Shutting Down Backtalk: The Plan
In order to put a stop to backtalk, there are several things you have to do. First of all, when things are good, sit down with your child and lay down some ground rules. Discussions about these rules are critical to good communication and to cooperation down the road. I guarantee that you’ll feel better as a parent if you set up rules and follow them with your children. Your goal then becomes following the ground rules instead of trying to achieve your child’s acceptance. The first rule is, “I’ll explain something once and I’m not going to talk more after that. If you try to argue or debate, I’m going to walk away. If you follow me or if you continue there will be consequences.” You set limits on backtalk and you don’t give it power.

Another option is to set up a certain time of day in which your kid can talk back to you. You can say to them, “From 7-7:10 p.m., you can ask me to re-explain all my decisions. Save it for then. If you need to, write it down in a journal. Then at 7 o’clock, we’ll sit down and I’ll explain to you why you can’t date a 22 year old or how come you got grounded for smoking. But at 7:15, our discussion is done. If you try to keep it going there will be consequences.” That way, if you feel like you want to give your child an outlet to air his or her grievances, there’s a way to do it without getting bogged down in constant arguing.

Remember, there are two kinds of days that a kid has: there are good days and then there are days when things don’t go their way. Don’t try to fight the tide of disappointment that kids experience. They will use backtalk to get their way, but as a parent, you have to accept the fact that they will not always be happy with your decisions. Your job is to set the rules and enforce them because those roles are for your kid’s development and safety. Whether they like those rules or not, they have to learn to live with them.

Ron Huxley Respects: I have a lot of respect for James Lehman’s Total Transformation Program. Give him a look see and join our Parents “Inner Circle” for even more parenting help.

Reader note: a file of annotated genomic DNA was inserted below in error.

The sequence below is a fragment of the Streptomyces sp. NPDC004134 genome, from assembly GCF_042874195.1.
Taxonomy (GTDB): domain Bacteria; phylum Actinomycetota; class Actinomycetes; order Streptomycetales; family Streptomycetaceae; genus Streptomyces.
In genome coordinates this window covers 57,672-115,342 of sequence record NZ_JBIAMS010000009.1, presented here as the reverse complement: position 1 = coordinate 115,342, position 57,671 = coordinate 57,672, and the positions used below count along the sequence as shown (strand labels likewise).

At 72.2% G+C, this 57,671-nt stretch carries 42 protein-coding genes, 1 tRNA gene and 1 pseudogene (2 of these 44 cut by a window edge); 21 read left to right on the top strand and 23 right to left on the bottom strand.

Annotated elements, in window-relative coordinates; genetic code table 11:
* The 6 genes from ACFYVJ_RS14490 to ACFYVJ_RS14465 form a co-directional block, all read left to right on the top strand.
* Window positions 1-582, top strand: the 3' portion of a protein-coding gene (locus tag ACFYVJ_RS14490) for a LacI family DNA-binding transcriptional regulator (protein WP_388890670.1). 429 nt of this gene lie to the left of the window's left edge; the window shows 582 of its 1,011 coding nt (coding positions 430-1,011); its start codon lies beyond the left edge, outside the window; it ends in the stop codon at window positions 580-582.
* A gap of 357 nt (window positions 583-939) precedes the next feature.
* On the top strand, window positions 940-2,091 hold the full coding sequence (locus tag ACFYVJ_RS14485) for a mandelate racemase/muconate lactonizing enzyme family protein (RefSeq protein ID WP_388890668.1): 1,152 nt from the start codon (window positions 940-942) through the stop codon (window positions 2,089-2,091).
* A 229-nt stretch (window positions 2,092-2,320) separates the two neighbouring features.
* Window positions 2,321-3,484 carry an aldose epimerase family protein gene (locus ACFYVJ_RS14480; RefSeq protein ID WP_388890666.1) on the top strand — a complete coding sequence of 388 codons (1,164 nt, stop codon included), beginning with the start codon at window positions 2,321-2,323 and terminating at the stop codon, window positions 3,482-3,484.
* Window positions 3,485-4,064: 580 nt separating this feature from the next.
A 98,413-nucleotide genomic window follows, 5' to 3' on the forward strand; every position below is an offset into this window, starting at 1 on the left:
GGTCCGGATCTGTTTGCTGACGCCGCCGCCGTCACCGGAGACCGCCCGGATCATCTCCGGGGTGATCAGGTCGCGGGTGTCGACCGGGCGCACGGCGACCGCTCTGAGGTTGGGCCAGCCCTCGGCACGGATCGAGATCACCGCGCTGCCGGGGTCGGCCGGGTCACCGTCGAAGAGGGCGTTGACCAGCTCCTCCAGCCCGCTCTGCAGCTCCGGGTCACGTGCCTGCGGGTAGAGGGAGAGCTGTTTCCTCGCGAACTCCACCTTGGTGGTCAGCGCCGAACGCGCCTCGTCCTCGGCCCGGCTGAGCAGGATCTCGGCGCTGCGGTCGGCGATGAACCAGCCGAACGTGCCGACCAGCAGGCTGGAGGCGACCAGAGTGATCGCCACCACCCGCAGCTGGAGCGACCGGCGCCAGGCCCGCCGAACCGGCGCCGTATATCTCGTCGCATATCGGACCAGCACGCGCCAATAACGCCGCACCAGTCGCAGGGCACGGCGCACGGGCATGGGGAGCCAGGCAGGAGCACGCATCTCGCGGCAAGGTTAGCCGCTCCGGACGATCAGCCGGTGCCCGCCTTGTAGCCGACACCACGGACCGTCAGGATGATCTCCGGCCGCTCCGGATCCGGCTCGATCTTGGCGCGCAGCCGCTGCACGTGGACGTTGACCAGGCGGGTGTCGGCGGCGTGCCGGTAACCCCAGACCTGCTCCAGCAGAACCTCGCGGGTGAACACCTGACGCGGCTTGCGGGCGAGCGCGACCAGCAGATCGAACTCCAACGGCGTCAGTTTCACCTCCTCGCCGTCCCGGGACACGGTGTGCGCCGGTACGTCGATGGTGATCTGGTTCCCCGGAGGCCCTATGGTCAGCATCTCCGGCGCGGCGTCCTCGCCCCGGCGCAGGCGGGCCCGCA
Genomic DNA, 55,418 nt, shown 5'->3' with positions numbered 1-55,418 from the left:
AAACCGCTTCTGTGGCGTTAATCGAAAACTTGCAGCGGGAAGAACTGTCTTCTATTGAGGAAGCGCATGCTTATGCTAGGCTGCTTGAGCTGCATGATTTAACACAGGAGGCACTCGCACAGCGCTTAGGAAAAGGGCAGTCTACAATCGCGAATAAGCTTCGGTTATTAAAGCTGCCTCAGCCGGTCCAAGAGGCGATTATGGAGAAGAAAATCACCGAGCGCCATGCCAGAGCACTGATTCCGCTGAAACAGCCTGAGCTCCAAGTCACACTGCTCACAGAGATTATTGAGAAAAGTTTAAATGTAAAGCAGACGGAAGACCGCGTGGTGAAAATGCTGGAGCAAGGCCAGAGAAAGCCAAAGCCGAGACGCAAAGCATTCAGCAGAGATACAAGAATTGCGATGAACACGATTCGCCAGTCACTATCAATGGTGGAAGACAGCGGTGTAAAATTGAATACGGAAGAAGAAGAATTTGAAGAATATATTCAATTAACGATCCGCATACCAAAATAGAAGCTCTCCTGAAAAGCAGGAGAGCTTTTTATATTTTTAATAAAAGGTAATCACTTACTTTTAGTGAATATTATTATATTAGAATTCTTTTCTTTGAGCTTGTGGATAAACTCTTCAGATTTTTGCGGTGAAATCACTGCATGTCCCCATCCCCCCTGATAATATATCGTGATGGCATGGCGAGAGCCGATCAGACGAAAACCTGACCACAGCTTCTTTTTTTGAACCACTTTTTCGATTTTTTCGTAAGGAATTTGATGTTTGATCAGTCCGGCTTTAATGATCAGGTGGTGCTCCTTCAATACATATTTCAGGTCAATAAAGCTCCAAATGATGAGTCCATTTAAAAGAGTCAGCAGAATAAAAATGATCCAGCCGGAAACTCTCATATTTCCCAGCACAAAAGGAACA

Exposure to Intimate Partner Violence, Peer Relations, and Risk for Internalizing Behaviors

Exposure to Intimate Partner Violence, Peer Relations, and Risk for Internalizing Behaviors

A Prospective Longitudinal Study

  1. Kathleen Camacho1
  2. Miriam K. Ehrensaft1
  3. Patricia Cohen2

  1. 1John Jay College of Criminal Justice, New York

  2. 2Columbia University, New York State Psychiatric Institute, New York
  1. Miriam K. Ehrensaft, John Jay College of Criminal Justice, 445 West 59th street, New York, NY 10019 Email: mehrensaft@jjay.cuny.edu

Abstract

The present study examines the quality of peer relations as a mediator between exposure to IPV (intimate partner violence) and internalizing behaviors in a sample of 129 preadolescents and adolescents (ages 10-18), who were interviewed via telephone as part of a multigenerational, prospective, longitudinal study. Relational victimization is also examined as a moderator of IPV exposure on internalizing behaviors. Results demonstrate a significant association of exposure to severe IPV and internalizing behaviors. Relational victimization is found to moderate the effects of exposure to severe IPV on internalizing behaviors. The present findings suggest that the effects of exposure to IPV had a particularly important effect on the risk for internalizing problems if the adolescent also experienced relational victimization. Conversely, the receipt of prosocial behaviors buffer against the effects of IPV exposure on internalizing symptoms in teen girls.

Ron Huxley Relates: This study simply backs up our belief that witnessing domestic violence has a negative effect on children. This article focuses specifically on teens and how one’s peer group can help to buffer those negative effects. Apparently, teen girls have reduced effects when they have a strong peer network. Perhaps all that texting is good for them? OK, maybe that goes to far but it does support another belief that group therapy, formally or informally, can help our adolescents who have been victimized in this way.